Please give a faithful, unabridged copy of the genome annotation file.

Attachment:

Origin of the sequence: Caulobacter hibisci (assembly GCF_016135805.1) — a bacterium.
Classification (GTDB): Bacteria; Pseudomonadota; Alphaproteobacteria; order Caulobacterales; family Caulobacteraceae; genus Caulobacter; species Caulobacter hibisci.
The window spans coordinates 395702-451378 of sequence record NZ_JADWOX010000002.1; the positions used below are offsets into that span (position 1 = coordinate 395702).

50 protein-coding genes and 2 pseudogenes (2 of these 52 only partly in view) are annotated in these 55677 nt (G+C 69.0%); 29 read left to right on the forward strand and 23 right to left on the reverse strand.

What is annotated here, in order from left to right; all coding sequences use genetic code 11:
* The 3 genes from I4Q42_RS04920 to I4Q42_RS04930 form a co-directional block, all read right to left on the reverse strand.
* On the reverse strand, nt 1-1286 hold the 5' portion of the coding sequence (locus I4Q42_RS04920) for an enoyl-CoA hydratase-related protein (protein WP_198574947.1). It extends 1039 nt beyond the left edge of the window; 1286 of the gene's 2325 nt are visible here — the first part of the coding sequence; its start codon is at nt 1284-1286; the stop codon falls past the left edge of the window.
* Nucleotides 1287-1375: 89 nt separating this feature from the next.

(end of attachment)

Origin of the sequence: Caulobacter hibisci (assembly GCF_016135805.1) — a bacterium.
Classification (GTDB): Bacteria; Pseudomonadota; Alphaproteobacteria; order Caulobacterales; family Caulobacteraceae; genus Caulobacter; species Caulobacter hibisci.
The window spans coordinates 395702-451378 of sequence record NZ_JADWOX010000002.1; the positions used below are offsets into that span (position 1 = coordinate 395702).

50 protein-coding genes and 2 pseudogenes (2 of these 52 only partly in view) are annotated in these 55677 nt (G+C 69.0%); 29 read left to right on the forward strand and 23 right to left on the reverse strand.

What is annotated here, in order from left to right; all coding sequences use genetic code 11:
* The 3 genes from I4Q42_RS04920 to I4Q42_RS04930 form a co-directional block, all read right to left on the reverse strand.
* On the reverse strand, nt 1-1286 hold the 5' portion of the coding sequence (locus I4Q42_RS04920) for an enoyl-CoA hydratase-related protein (protein WP_198574947.1). It extends 1039 nt beyond the left edge of the window; 1286 of the gene's 2325 nt are visible here — the first part of the coding sequence; its start codon is at nt 1284-1286; the stop codon falls past the left edge of the window.
* Nucleotides 1287-1375: 89 nt separating this feature from the next.